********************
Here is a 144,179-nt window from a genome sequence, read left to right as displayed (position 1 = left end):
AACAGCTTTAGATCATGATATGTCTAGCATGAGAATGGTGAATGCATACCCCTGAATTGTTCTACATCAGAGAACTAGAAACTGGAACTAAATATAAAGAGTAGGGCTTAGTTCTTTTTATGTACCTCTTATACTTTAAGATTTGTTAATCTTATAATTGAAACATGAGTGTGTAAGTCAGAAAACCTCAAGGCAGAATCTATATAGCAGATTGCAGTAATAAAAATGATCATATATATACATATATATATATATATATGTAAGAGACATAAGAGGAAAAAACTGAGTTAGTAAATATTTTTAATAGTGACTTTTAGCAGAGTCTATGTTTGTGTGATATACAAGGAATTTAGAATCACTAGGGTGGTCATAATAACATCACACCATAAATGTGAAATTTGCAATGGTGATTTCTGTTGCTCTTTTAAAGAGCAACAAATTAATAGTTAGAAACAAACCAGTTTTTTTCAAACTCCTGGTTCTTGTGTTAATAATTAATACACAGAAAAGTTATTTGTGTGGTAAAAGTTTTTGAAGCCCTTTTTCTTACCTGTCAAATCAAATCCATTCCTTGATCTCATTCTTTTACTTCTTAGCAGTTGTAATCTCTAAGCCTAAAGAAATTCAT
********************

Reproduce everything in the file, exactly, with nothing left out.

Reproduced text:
Here is a 144,179-nt window from a genome sequence, read left to right as displayed (position 1 = left end):
AACAGCTTTAGATCATGATATGTCTAGCATGAGAATGGTGAATGCATACCCCTGAATTGTTCTACATCAGAGAACTAGAAACTGGAACTAAATATAAAGAGTAGGGCTTAGTTCTTTTTATGTACCTCTTATACTTTAAGATTTGTTAATCTTATAATTGAAACATGAGTGTGTAAGTCAGAAAACCTCAAGGCAGAATCTATATAGCAGATTGCAGTAATAAAAATGATCATATATATACATATATATATATATATATGTAAGAGACATAAGAGGAAAAAACTGAGTTAGTAAATATTTTTAATAGTGACTTTTAGCAGAGTCTATGTTTGTGTGATATACAAGGAATTTAGAATCACTAGGGTGGTCATAATAACATCACACCATAAATGTGAAATTTGCAATGGTGATTTCTGTTGCTCTTTTAAAGAGCAACAAATTAATAGTTAGAAACAAACCAGTTTTTTTCAAACTCCTGGTTCTTGTGTTAATAATTAATACACAGAAAAGTTATTTGTGTGGTAAAAGTTTTTGAAGCCCTTTTTCTTACCTGTCAAATCAAATCCATTCCTTGATCTCATTCTTTTACTTCTTAGCAGTTGTAATCTCTAAGCCTAAAGAAATTCAT